Introduction with Professor Dr. Sylvia Sasse followed by a guided tour with the curators

Dortmunder U | 6th Floor

The disappearance of theatre

We live in a time of paradox. Theatre directors such as Milo Rau demand a "global realism" or like Nikolai Prawdzic describe their projects with slogans such as, "when parliaments turn into theatres, theatres must become parliaments." This is their response to a form of politics, which has long since become theatrical, a spectacle even, and to a theatre dedicated to realism.

The theatricalisation of history and politics and the demand for realism can be observed particularly well in the Soviet Union of the 1920s. Even in 1920, when Nikolai Evreinov and other directors were to enact the "Storming of the Winter Palace," it was not entirely clear whether it was supposed to be a replication of history in the theatre or its fabrication in the theatre. It seems this was irrelevant for Evreinov, for he did not consider history, politics, and theatre to be opposing concepts. For him, the theatre could not be distinguished from life; it was simply another practice of life.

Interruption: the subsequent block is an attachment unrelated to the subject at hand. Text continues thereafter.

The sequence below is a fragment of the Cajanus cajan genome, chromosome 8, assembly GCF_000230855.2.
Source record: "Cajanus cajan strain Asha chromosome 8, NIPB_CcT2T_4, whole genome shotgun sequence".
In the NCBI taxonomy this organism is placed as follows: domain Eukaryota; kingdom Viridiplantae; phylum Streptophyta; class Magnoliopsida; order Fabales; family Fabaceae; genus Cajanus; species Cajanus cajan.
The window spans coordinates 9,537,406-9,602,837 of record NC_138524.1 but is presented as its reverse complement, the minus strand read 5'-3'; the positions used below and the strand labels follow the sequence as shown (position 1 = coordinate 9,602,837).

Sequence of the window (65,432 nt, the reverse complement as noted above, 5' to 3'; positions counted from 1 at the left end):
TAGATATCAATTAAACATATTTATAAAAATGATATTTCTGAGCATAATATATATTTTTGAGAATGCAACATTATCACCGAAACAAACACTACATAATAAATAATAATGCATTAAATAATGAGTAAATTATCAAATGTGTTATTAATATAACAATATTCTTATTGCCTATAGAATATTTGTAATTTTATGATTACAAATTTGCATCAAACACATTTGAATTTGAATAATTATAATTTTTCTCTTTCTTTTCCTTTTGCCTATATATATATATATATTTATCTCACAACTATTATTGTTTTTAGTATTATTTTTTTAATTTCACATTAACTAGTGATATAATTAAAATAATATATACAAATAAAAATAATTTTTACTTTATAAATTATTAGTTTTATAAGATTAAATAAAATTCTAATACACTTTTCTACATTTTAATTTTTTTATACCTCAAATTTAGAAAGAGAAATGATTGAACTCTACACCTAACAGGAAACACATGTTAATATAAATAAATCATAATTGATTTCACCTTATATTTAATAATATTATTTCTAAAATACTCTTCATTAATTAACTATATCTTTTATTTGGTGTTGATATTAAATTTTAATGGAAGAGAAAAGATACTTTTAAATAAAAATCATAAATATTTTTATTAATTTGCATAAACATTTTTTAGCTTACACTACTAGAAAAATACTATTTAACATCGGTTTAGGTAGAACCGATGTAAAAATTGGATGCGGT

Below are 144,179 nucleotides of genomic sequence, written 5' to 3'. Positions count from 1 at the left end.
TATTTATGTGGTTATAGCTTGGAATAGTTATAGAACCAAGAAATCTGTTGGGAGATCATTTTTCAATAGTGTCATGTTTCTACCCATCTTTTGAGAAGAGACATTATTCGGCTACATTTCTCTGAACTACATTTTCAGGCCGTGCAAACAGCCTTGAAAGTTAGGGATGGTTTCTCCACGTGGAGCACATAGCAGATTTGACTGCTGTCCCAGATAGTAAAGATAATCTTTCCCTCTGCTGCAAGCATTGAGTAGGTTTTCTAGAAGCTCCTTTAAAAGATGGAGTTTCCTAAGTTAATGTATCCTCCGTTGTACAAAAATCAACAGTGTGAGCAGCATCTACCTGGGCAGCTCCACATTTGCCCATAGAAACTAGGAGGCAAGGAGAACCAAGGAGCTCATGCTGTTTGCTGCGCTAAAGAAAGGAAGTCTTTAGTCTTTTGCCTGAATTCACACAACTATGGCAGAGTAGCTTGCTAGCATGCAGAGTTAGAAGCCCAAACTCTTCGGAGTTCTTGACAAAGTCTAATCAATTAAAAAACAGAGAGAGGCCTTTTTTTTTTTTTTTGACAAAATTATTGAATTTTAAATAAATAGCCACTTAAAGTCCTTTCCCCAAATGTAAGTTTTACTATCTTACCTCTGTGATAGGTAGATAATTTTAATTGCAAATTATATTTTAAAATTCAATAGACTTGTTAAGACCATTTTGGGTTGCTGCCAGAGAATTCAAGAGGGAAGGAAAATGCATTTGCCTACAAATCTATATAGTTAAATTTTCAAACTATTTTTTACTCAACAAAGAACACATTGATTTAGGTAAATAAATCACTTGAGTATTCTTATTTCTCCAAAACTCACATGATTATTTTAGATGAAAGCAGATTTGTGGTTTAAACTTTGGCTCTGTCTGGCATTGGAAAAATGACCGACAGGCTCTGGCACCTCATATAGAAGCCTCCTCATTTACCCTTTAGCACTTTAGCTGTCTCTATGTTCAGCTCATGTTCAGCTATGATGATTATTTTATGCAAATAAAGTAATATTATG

In her lecture, Dr. Sylvia Sasse will analyse the mass spectacle of the "Storming of the Winter Palace" and demonstrate how artists and theatre directors refer to it today.

After the lecture, Professor Dr. Sylvia Sasse and Dr. Inke Arns will give a guided tour of the exhibition The Storming of the Winter Palace.

The lecture will take place in the exhibition space on the 6th floor.

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